Mac Studio Review Roundup: Beast in a Box

BY Chandraveer Mathur

Published 17 Mar 2022

Mac Studio

Ahead of the retail availability of Apple’s Mac Studio on March 18, reputable media houses and popular content creators have put out their reviews of the computer. The new Mac Studio features Apple’s new M1 Ultra chip and packs more muscle than the Mac Pro while retaining a small form factor.

Apple took the wraps off its Mac Studio at the Peek Performance event on March 8. It shared the stage with the Apple Studio Display, iPad Air 5, and iPhone SE 3. One customer in France was lucky enough to get their Mac Studio ahead of schedule, and the product’s hype doesn’t cease. The reason for that is the M1 Ultra chip that Apple debuted with the computer. It is a behemoth of a chip with a 20-core CPU, 48-core GPU, and a 32-core neural engine. The base price for the M1 Pro variant is pegged at $3,999. Here’s what the reviewers think of the Mac Studio.

2022 Mac Studio Review Roundup

The Verge

Mac Studio Verge

Writing for The Verge, Monica Chin notes that Apple has outdone the Mac Pro with the Mac Studio. Notably, the Mac Pro was powered by Intel Xeon chips, and this is Apple’s first computer aimed at creators and professionals, albeit with its silicon inside.

“But while it was a gorgeous and powerful computer, it also had some issues. We bought a $16,599 model, and while that wasn’t the most specced-out option, it was one that creative professionals around The Verge and Vox Media felt could handle their heavy editing workloads. We gave that computer to all kinds of artists, producers, and designers. And they didn’t love it. They didn’t feel it was any faster than their years-old setups, and they ran into all the same issues they always did. In particular, not enough software was optimized for that Mac Pro’s approach to high-performance desktop computing, especially when it came to GPUs.”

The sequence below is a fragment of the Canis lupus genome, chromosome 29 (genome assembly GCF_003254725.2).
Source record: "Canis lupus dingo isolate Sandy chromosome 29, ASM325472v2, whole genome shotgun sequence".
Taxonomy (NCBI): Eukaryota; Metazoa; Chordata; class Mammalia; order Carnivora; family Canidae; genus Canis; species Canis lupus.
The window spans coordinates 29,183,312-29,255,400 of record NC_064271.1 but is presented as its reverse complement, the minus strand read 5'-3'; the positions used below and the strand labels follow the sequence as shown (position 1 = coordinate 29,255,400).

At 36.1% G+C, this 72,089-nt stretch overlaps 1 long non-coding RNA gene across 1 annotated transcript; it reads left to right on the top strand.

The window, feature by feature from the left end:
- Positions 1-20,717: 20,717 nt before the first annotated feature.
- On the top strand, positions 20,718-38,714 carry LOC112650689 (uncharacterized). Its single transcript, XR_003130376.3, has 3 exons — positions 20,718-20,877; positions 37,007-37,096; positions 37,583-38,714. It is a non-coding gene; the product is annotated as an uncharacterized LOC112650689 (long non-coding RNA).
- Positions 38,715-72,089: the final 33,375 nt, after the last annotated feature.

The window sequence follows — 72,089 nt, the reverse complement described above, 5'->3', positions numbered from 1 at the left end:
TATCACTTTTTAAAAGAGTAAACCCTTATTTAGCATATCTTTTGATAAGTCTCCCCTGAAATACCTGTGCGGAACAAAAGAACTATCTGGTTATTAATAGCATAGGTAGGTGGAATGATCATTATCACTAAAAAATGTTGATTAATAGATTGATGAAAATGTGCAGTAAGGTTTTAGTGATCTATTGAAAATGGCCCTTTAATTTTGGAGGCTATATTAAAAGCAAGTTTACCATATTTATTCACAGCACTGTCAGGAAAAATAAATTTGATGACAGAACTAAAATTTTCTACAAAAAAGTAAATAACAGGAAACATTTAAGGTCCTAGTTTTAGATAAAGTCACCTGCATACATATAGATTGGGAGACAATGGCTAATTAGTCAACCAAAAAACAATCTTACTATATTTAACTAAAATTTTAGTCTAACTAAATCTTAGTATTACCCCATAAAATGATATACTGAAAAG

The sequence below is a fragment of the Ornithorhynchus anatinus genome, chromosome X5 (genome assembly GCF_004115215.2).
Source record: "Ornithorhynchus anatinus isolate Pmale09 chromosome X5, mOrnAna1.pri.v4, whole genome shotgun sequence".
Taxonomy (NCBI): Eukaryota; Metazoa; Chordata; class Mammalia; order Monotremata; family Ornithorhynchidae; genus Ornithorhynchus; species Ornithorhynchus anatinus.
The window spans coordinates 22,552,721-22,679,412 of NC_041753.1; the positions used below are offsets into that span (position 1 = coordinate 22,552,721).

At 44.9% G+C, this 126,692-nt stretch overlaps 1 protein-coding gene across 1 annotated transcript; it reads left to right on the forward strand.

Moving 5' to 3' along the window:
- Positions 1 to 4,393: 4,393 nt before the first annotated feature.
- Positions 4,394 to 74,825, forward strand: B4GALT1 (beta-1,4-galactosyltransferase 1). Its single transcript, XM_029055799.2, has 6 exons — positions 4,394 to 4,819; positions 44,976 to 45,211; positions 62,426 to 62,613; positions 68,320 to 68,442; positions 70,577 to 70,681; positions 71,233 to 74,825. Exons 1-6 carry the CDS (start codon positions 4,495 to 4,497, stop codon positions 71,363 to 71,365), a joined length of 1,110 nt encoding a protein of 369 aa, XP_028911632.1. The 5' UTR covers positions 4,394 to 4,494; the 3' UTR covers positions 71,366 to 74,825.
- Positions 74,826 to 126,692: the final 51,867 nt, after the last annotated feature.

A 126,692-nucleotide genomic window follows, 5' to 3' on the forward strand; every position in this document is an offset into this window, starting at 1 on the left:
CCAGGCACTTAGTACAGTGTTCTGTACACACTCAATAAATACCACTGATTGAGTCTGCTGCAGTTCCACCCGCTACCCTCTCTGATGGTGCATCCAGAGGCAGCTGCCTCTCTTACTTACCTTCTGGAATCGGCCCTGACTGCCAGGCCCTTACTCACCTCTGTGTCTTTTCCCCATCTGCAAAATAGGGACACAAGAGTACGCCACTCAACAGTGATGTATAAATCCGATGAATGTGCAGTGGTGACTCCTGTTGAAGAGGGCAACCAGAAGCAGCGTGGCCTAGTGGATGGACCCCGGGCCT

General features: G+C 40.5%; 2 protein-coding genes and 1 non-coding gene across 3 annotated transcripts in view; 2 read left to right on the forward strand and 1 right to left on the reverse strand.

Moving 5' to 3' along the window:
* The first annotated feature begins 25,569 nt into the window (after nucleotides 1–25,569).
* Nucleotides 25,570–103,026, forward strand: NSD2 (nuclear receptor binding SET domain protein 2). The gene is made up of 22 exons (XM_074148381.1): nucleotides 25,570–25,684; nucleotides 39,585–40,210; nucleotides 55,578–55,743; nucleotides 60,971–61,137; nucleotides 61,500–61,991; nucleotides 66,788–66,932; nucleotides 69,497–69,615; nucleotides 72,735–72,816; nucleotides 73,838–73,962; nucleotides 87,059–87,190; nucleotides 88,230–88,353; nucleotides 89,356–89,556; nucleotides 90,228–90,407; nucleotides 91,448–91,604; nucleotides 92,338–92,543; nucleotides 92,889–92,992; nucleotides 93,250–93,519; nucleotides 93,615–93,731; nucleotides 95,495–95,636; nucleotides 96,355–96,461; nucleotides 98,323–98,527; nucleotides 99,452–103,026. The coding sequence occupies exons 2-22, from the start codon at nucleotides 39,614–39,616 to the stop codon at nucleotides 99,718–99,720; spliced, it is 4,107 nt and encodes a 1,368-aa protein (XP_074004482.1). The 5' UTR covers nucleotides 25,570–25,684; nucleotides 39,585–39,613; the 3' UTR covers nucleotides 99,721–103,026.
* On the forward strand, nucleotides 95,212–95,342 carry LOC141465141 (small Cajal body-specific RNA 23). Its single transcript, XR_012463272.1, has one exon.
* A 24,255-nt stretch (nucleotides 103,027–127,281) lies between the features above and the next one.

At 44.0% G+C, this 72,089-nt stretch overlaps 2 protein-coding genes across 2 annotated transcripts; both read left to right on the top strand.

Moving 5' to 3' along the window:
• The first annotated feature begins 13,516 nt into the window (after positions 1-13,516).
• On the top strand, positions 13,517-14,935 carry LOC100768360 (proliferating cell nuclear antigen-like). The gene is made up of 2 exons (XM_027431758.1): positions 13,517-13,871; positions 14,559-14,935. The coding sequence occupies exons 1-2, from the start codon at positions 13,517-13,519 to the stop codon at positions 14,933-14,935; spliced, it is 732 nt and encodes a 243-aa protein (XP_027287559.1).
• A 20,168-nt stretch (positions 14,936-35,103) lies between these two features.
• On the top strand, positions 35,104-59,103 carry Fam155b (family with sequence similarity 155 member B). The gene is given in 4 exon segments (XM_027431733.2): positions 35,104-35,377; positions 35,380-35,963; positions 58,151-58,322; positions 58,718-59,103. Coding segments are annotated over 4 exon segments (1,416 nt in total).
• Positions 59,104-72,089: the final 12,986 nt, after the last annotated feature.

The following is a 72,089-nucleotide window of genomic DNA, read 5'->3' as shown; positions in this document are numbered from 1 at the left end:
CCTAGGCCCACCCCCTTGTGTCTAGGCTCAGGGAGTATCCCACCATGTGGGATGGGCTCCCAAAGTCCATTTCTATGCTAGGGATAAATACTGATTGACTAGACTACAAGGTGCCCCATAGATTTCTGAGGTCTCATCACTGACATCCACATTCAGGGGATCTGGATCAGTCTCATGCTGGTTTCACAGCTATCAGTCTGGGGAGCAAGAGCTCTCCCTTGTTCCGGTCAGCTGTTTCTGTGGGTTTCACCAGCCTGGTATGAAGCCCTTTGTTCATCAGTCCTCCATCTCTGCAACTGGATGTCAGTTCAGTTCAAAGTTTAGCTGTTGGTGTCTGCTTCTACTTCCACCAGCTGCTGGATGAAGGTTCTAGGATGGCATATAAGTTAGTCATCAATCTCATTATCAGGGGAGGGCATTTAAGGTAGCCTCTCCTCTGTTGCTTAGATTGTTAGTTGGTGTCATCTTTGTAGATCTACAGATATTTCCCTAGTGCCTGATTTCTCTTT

Chin clarified that there are two chip choices on offer and several storage configurations.

“While the Mac Studio is configurable, there are two general models you can buy. (And it’s not modular or user-upgradable at all, so what you buy is what you’re stuck with.) The base model starts at $1,999 and includes the M1 Max, a super-powerful chip with 10 CPU cores and up to 32 GPU cores. That’s exciting in itself, because for the past year, the only place you’ve been able to get that chip is in the MacBook Pro.

“But there’s an even more expensive Mac Studio that starts at nearly $4,000. This one includes the M1 Ultra, which is Apple’s brand-new chip debuting in this device. This chip is a monstrosity — Apple has essentially taken two M1 Maxes and stapled them together, creating one big processor with double the CPU cores (20), double the GPU cores (up to 64), and double the memory bandwidth, at 800GBps.

Chin commended the Mac Studio for its small form factor, bug-free user experience, and silent performance.

“The Mac Studio is a nice-looking, compact computer. Someone mentioned to me that it looks like two Apple TVs stacked on top of each other, and now I can’t unsee it. You might also see it as a taller Mac Mini — either way, it’s a design Apple fans have seen before.”

“The first thing I noticed was that every professional I gave this machine to was able to sit down and get cooking on this device basically immediately without any major problems. That was not at all the case with the Mac Pro, where people were constantly having to fix various software hiccups before they could really do their job.